EPIC Employment Consultant Liam put him forward for a general handyman role at EconoLodge Park Lane in Bundaberg and he hasn’t looked back.

Ryan’s duties at the motel include keeping the pool clean, garden maintenance, and general handyman work around the property.

Ryan’s paralysis means he is no longer able to operate pull starts on machinery or reach high places in the same way he used to. EPIC helped EconoLodge to access modified equipment to assist Ryan with his work, including the Genie lift which raises Ryan up onto the roof, and power tools with extra handles and a back strap to take the weight off his arm.

EPIC Ipswich games café: Lachlan

Lachlan is the local Dungeon Master, barista, and resident game wizard at EPIC Ipswich, a games café in the heart of town. Not surprisingly Lachlan’s journey to employment here started with a board game.  

“I was playing a game of Dungeons and Dragons with some of my friends, and they mentioned that they had heard there was a new game store opening up in Ipswich over the radio,” he said. 

“I phoned up the store and as the only person that tried to follow up with the company, they wanted an interview pretty much straight away and here I am.”  

Lachlan soon joined the team at the game’s café, but it wasn’t long before he had to step away to look after his health. 

“I ended up going to the hospital for a period. For whatever reason, the medication I was on just wasn’t working,” he said.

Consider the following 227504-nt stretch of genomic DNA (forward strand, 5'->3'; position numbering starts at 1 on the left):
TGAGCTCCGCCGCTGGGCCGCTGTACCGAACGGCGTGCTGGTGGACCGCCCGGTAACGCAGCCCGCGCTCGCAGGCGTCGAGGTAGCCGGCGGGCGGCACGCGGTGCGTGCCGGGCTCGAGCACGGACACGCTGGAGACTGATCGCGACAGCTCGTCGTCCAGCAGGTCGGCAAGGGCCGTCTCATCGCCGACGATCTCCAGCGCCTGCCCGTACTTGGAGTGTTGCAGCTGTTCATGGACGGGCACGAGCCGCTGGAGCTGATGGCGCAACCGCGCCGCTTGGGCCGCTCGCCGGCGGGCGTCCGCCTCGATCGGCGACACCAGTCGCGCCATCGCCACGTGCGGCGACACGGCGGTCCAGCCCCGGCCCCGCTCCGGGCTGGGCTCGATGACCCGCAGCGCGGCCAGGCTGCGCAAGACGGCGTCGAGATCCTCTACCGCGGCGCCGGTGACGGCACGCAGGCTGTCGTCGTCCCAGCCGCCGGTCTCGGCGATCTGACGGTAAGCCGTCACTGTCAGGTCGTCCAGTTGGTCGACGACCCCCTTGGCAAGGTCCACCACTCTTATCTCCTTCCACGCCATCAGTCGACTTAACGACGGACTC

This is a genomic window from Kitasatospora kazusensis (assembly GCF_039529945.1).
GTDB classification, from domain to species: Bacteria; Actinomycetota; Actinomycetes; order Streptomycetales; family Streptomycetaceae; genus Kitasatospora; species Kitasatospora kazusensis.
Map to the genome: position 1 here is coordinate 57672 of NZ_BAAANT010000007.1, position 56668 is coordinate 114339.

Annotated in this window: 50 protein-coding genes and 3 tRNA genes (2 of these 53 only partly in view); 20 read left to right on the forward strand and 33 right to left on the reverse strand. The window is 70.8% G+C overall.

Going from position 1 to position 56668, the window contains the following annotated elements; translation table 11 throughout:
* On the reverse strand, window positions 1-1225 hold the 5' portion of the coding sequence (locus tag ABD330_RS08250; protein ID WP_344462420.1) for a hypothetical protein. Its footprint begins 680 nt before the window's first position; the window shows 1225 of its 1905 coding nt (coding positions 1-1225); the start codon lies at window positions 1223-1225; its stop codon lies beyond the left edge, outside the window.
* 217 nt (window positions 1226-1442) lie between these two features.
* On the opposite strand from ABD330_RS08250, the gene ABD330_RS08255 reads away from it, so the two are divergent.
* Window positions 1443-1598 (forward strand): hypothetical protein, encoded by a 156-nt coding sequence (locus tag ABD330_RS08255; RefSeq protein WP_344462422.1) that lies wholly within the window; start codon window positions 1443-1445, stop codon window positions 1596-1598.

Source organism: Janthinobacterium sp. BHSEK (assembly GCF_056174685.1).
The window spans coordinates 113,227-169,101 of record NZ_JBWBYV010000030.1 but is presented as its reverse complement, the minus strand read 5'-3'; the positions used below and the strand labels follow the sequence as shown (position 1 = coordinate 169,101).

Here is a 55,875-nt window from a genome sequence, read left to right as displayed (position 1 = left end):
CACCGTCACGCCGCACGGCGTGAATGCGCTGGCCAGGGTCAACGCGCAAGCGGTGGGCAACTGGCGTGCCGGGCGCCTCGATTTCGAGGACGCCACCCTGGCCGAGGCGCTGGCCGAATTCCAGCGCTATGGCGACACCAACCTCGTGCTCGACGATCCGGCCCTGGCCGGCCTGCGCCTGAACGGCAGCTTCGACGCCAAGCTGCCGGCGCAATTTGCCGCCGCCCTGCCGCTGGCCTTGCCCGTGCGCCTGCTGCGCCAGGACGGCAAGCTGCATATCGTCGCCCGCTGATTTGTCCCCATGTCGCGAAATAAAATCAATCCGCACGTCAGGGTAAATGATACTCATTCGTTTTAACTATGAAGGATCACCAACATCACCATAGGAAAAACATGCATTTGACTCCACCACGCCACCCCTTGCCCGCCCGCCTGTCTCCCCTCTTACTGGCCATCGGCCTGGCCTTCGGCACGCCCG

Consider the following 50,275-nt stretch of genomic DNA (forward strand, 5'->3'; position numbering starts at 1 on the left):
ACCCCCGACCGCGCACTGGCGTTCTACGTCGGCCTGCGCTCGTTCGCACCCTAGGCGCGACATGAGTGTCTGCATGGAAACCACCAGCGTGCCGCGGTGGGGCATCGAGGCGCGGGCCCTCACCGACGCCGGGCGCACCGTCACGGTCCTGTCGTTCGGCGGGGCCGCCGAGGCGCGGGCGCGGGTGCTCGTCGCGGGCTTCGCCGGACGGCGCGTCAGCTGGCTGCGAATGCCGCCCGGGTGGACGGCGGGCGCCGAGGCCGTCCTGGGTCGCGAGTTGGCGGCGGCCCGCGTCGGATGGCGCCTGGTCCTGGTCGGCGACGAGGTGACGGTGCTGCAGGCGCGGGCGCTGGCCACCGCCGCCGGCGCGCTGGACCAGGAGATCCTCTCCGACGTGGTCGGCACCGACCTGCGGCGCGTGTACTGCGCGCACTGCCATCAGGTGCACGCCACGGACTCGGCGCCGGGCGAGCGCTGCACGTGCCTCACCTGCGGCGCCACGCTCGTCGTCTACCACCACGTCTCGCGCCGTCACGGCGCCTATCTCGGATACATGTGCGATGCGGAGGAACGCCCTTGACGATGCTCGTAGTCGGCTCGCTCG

During his stay in the hospital, Lachlan’s medication was balanced, and he was finally given a formal diagnosis of autism.

Once Lachlan received this diagnosis, everything just fell into place and his employment journey got even more epic. He didn’t let his time off affect his work at the game’s café. As soon as he was able, Lachlan started working there again.

It was important to Trevor that EPIC Ipswich was always there to support Lachlan through his recovery. He’s proud of the inclusive and diverse business he has built, and the wellbeing of his staff and customers comes first. 

“Lachlan has had a long journey with us. We were supportive in the sense that we gave him as much time as he needed,” he said. 

“When he was in the right mindset again and was moving forward with his life, we told him if you want to re-join the team, we’d be very happy to create a new role for you.” 

Benny’s Café: Lorenzo and Janelle

Lachlan at EPIC Ipswich

Since connecting with EPIC, Jimmy has hired three people with a disability or mental health condition to work at Benny’s Cafe. He has big plans in the works to hire more people with disability and give them a chance to be part of an inclusive and supportive work environment. 

But it’s his first hire, Lorenzo, that really sticks out to him as the beginning of something new and exciting. 

“Lorenzo couldn’t speak; he is deaf. I thought it was going to be a challenge, but it was quite cool,” Jimmy said.  

“Lorenzo was all keen to run meals from the start. He’d tap me on the shoulder and go, let’s go. I used to follow him out at the start, but then I just left him,” Jimmy said.